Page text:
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Animal Activists Celebrate Court Ruling–Finding Right to Eat Meat

Animal liberation activists want to establish legal rights for animals as a way of preventing humans from eating meat, having animals in zoos and aquariums, or even owning pets. These are the kind of people who draw comparisons between owning animals and slavery.

The group leading the charge for legal rights for animals is the Nonhuman Rights Project (NhRP). NhRP has been suing–and losing–in United States courts, and is apparently so desperate for good news that it now touts a court ruling that undermines much of their agenda.

We’ve previously written about how NhRP celebrated a court ruling in Pakistan–a country whose barbaric legal system makes being gay punishable by death.

Now, NhRP has put out a long press release touting a ruling from a constitutional court in Ecuador that it claims supports animal rights–with laughable results.

The case is about a librarian who some years ago took in a young wild monkey, which is endangered under Ecuadorian law. The monkey was seized by authorities on a tip and moved to a zoo, where it died a few weeks later. Its former owner sued for a declaration that the monkey’s right to life had been violated.

While the ruling does offer some ammunition to animal liberationists, it’s a case of winning a skirmish and losing the war.

Highly regarded U.S. animal law attorney John Simpson points out:

[T]he Court did broadly state that “wild species and their individuals have the right not to be hunted, fished, captured, collected, extracted, kept, retained, trafficked, traded or exchanged.”  (¶ 112).  However, while this pronouncement was framed in terms of “rights,” this is not materially different from the legal protections that already exist in many countries for endangered species.   The U.S. Endangered Species Act, for example, prohibits “taking” an endangered species and would encompass all of the items that the Court recognized as “rights” for free-ranging endangered species.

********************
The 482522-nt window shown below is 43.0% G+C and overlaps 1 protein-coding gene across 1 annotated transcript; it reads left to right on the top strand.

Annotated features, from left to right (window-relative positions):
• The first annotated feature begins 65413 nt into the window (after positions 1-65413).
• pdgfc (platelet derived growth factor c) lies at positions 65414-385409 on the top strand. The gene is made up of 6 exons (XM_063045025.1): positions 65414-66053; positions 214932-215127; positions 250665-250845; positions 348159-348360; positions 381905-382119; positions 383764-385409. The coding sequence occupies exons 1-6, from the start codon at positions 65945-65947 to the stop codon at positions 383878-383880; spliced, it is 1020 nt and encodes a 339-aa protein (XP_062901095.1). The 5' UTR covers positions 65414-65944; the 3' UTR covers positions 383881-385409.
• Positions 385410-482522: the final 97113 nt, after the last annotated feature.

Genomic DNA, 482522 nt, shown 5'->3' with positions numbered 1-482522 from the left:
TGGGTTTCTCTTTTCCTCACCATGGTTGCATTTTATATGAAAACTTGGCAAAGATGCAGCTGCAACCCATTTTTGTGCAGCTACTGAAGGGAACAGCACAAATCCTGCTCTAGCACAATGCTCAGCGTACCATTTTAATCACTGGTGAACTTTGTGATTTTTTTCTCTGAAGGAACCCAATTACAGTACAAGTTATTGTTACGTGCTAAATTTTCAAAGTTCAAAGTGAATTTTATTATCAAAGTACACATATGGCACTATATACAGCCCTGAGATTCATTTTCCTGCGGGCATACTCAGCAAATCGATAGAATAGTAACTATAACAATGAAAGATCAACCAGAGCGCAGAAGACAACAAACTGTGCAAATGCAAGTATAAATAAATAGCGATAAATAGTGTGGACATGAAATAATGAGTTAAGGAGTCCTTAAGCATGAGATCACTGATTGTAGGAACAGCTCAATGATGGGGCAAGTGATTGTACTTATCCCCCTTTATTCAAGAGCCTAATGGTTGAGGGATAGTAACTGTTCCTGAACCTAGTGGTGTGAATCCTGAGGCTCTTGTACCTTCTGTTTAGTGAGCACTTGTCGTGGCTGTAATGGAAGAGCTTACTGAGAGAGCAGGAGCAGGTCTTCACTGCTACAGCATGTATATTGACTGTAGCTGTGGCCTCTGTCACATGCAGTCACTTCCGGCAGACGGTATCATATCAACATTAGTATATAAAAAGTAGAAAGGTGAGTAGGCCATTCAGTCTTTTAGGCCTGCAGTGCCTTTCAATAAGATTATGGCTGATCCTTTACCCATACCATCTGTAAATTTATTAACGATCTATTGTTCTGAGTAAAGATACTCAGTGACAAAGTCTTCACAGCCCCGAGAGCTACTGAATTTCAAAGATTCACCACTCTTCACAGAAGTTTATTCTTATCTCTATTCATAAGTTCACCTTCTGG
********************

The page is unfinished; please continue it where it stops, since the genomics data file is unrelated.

Moreover, the court went on to rule that humans have the right to eat animals:

While the Court recognized that wild animals have certain rights, it also recognized that humans have the right to eat.  Because humans “are biologically conditioned to feed themselves on other organisms,” humans have the right to eat animals, and this human right to eat violates no eaten animals’ rights:

“[W]hen a predator kills its prey in compliance with the trophic chain, the right to life of an animal is not illegitimately violated. The latter is of great concern, particularly with regard to the relationship of human beings with other animals, insofar as human beings are predators, and being omnivorous by nature, their right to feed on other animals cannot be forbidden.  In addition to being a biological condition of human beings, driven by the intrinsic principal of survival, food is a right established in the Constitution and in international human rights instruments.” (¶¶ 102-03).

The Court also recognized the legitimacy of other human uses of animals:

“Similarly, the domestication of animals has served to enable humans to respond to threats to their physical integrity and the security of their possessions; to control pests that can endanger livestock, crops and human health; to provide transportation, help in work, for clothing and footwear; and even for recreation and leisure.” (¶ 109).

Oddly, that part didn’t make NhRP’s press release.

This debate is about much more than semantics. Animal liberation activists want animals to be declared legally “persons.” That would allow groups like PETA to file lawsuits with animal plaintiffs. Suddenly every cat, dog, chicken, and cow in the country becomes a potential litigant, and groups like PETA can drown farmers, zoos, and others in legal bills.

It sounds preposterous, but activists are seeking legal personhood for animals today.

Our legal system currently protects animal welfare by recognizing that humans have an obligation to treat animals humanely. Humans who abuse animals can be (and are) held criminally liable. One can debate whether one law or another needs to be tweaked, but our legal system doesn’t need a revolution that establishes animals as legal persons.

Animal activists like to tell themselves they are on the right side of history. If they were, they wouldn’t have to stretch.